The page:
What a gwaan, Mr Editor?
THE EDITOR, Sir:
About 10:30 one Sunday morning, a few young adults were being driven to a church in a gritty part of Kingston by an older mentor from another congregation. As the group approached the road near the entrance to the church premises, a woman of ample proportions came around a corner from another street. She was clad in a sheer top through which her dark areolas and nipples could be clearly seen. Her itsy-bitsy shorts hid none of her crevices or contours.
In obvious shock, the normally calm driver let go of the steering wheel and erupted, “Jesus!”, for a split second, before regaining control of the vehicle.
Frequently as I take up The Gleaner to read, I am reminded of that episode as well as a letter from Jamaican businessman, Douglas Cover, which was published on September 25, 2010. It carried the headline ‘Mr Editor, quo vadis?’ That is roughly translated, ‘Mr Editor, where are you going?”
His point of reference was the extensive front-page coverage given two days earlier to aspects of the Buju Banton drug case which was then in progress, while an address by then prime minister Bruce Golding about the world being in danger of missing out on Millennium Development Goals had been relegated to B6 of the Sports section. Cover ended his letter: “Mr Editor, quo vadis?”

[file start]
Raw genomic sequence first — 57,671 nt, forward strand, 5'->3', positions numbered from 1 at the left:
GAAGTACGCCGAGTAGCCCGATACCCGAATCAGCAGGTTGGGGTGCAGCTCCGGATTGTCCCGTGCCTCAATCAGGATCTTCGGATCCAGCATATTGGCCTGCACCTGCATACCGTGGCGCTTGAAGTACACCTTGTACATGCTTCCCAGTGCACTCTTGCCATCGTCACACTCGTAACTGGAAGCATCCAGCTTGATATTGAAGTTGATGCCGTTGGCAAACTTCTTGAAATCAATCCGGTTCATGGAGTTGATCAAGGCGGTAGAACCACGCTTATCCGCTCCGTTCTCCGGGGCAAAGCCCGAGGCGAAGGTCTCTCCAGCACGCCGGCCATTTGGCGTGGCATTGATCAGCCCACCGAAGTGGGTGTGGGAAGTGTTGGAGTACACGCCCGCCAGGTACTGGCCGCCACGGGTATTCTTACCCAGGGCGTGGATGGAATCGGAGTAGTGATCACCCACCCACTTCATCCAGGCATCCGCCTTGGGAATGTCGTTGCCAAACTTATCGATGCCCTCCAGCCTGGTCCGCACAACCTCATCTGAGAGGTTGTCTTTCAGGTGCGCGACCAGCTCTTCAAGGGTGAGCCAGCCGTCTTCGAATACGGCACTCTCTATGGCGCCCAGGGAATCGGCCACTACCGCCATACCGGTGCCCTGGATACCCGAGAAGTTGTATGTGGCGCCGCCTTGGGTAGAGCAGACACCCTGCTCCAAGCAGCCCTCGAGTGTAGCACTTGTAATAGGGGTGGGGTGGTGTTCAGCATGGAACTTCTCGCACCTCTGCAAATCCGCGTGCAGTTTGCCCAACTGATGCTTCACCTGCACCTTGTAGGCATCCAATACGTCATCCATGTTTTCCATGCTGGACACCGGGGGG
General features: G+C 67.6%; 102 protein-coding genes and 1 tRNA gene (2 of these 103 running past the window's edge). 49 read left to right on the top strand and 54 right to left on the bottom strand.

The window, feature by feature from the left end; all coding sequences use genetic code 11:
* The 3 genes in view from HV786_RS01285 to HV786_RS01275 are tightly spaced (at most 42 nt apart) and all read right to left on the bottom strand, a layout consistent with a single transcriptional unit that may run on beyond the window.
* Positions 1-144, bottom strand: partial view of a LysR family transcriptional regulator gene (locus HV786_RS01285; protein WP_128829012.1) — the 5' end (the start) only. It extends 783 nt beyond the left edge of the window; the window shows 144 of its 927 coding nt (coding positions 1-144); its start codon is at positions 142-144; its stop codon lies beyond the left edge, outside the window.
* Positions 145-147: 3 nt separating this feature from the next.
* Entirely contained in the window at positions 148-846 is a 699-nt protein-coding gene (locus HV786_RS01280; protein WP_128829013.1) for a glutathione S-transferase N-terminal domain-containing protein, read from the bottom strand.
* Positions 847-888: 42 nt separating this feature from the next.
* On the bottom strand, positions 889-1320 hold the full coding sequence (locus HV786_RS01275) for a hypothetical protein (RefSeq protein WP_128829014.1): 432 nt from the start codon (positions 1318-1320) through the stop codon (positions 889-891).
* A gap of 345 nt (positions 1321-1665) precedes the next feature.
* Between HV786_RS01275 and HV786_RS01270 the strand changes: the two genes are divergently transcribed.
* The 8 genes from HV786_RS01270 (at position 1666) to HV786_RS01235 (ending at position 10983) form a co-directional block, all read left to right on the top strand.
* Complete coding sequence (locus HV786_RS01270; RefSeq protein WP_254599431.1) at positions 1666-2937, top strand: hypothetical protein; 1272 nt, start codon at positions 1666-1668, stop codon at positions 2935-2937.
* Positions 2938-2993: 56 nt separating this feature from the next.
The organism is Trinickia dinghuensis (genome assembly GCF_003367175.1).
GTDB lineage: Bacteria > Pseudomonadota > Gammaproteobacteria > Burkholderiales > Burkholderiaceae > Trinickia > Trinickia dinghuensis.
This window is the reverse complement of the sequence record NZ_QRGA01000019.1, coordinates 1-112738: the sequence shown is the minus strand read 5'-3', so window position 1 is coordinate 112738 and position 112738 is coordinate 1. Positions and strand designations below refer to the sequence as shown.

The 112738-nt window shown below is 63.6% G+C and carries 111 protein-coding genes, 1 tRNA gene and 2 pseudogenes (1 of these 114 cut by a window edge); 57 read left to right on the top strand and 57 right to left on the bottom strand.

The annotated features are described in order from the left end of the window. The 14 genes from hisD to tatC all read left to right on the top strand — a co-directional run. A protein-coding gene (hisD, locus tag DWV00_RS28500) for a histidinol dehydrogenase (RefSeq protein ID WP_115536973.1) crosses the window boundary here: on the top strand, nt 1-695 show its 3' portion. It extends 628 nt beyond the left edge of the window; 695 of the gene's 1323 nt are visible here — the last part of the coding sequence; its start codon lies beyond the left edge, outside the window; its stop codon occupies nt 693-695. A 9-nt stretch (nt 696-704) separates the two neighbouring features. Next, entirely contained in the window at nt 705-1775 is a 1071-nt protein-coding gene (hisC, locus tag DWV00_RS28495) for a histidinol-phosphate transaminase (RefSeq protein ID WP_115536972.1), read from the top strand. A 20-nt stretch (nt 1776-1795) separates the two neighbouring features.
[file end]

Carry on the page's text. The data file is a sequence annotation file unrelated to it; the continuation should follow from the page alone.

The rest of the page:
Against that background, it seems to have become more commonplace for schoolyard jock talk to be published alongside serious editorial stuff without any shade of subtlety. Writers with a great facility with language and an ability to express themselves well seem increasingly incapable of escaping a juvenile descent into gratuitous profanity to which The Gleaner tags minuscule fig leaves. Neither my ears nor eyes are so delicate as to be easily offended by the occasional use of expletives (in certain contexts), but I do wonder whether public discourse has now been so Facebooked that every discussion has to me measured by the Kim Kardashian and Vybz Kartel standard.
Is there any adult in the place? Quo vadis?